“The Final Girls” is now playing on video-on-demand, including ITunes and Amazon Prime. PG-13, 1:28, two stars out of four.
At this point, nearly 20 years after “Scream,” it seems daring to make a horror movie that isn’t a meta deconstruction of the genre. “The Final Girls” aims to play with the campy conventions of ’80s summer-camp slasher movies, especially the “Friday the 13th movies.” But this is more straight comedy than horror comedy, with the scares and violence toned way down for PG-13 consumption. If you’re enough of a horror fan to know what a “Final Girl” is, ironically, you might not be the right audience for it.
In horror movie parlance, the “Final Girl” is the last character standing in a horror movie, usually a virginal young woman, who is able to defeat the masked maniac who has slashed everyone else to ribbons. In a highly amusing prologue, we see the fake trailer for “Camp Bloodbath,” in which a Jason-like killer named “Billy” slices through the horny counselors at a summer camp. (“They won’t be singing ‘Kumbaya,’ they’ll be screaming ‘Kum-ba-NOOOOOO!'”)
Amanda Cartwright (Malin Akerman) wasn’t the “Final Girl” of “Camp Bloodbath,” but she made enough of an impression to become a B-movie scream queen of sorts. As the movie opens, 20 years later, Angela is driving home from another failed audition, her doting (and more mature) daughter Max (Taissa Farmiga). There’s a car accident, and Angela is killed.
More forward another three years, and the grieving Max has reluctantly agreed to be the guest of honor at a revival showing of the “Camp Bloodbath” movies at the urging of her film-geek friend Duncan (Thomas Middleditch). A fire breaks out in the theater, and Max and her friends (including Alia Shawkat and Nina Dobrev) are forced to cut their way through the screen playing “Camp Bloodbath” to escape.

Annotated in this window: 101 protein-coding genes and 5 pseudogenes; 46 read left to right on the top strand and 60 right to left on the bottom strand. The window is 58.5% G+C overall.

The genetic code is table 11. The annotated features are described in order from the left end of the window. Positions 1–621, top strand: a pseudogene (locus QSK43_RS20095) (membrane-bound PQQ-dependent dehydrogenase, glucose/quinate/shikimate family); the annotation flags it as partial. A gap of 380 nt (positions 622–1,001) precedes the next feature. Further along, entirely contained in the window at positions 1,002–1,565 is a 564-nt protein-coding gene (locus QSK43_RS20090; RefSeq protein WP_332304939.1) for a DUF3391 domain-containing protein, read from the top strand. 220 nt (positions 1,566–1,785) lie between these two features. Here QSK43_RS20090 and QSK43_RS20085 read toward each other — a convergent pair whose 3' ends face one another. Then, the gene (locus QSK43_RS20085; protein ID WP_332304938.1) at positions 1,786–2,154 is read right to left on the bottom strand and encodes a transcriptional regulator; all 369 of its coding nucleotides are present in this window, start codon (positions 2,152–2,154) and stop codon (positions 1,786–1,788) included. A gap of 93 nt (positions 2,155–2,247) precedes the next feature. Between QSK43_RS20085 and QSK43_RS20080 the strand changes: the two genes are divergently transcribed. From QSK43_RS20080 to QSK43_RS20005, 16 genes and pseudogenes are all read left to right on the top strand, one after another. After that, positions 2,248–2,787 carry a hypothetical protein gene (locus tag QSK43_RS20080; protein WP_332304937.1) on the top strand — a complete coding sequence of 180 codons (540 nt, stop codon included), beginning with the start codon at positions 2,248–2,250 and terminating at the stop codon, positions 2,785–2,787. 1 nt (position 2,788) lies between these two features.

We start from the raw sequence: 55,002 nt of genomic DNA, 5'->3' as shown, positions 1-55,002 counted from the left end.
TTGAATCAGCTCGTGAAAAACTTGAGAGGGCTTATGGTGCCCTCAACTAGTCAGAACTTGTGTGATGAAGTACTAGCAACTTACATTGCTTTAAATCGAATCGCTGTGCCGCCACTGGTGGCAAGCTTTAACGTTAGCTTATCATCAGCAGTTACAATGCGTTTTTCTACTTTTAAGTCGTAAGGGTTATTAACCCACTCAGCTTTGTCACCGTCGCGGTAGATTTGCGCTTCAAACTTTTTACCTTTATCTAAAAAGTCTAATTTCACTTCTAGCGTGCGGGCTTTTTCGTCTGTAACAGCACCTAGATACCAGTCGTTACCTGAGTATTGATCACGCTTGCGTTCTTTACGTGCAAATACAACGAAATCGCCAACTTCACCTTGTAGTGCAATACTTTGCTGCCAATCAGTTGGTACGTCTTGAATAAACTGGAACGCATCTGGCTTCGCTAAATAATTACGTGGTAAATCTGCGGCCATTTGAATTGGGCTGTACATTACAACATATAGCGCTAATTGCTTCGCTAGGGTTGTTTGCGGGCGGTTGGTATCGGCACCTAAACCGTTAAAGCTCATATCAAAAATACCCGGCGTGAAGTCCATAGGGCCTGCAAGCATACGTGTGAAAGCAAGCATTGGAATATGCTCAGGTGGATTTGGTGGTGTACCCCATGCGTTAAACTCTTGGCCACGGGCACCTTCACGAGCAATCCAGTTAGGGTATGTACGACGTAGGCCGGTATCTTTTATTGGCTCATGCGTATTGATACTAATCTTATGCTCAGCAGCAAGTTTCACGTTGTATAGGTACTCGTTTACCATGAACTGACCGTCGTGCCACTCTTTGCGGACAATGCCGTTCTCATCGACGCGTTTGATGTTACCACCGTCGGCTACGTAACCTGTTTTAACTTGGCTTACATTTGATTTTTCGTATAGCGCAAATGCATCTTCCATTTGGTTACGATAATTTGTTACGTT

Only, in a “Purple Rose of Cairo” reversal, they end up entering the world of “Camp Bloodbath.” They meet all the familiar horror-movie victim stereotypes, from the horny guy (Adam Devine of “Pitch Perfect”) to the sexy girl (Angela Trimbur) to, most importantly, the character that Max’s mom played. As Billy threatens, Max and her friends have to figure out if they can play by the rules of the genre and survive, and maybe finally save Max’s mom in the process. It’s that emotional connection between Max and her mom that provides surprising heart to the movie, even if the filmmakers aren’t always sure how to integrate those feelings in with the broad comedy and jump scares.
The screenplay by M.A. Fortin and John Joshua Miller gets some mileage out of messing with horror movie conventions; knowing that the serial killers especially target victims who have had just had sex, they keep Trimbur’s horny character trussed up in oven mitts and a life jacket. And the campers all know Billy is coming because they hear that eerie “cha-cha-cha” whisper on the soundtrack.
But for a horror movie spoof, “The Final Girls” is surprisingly slack on tension or momentum, letting a lot of time pass between good jokes or clever ideas, giving the actors sometimes too much time to do schtick. The exception is Middleditch, who is really funny as film-geek Duncan, who urges his friends to treat the horror-movie environs like a “wildlife preserve.” But he gets much less screen time than the other characters, unfortunately.
And, for a film that is supposedly set inside a grungy ’80s B-movie, director Todd Strauss-Schulson makes the curious decision to film in a lush color palette suitable for a Maxfield Parrish painting, with glorious sunsets and pastoral fields. Pretty, but it looks like a demo reel for his next film rather than the right choice for this one.
And, while I can’t say I regard the “Friday the 13th” series or its ilk with much fondness, the film could have used a little blood, a little peril, to juice things up. Instead, for long stretches, it really does feel like we’re wandering in a horror-movie wildlife preserve, tame and bloodless, waiting for something to happen.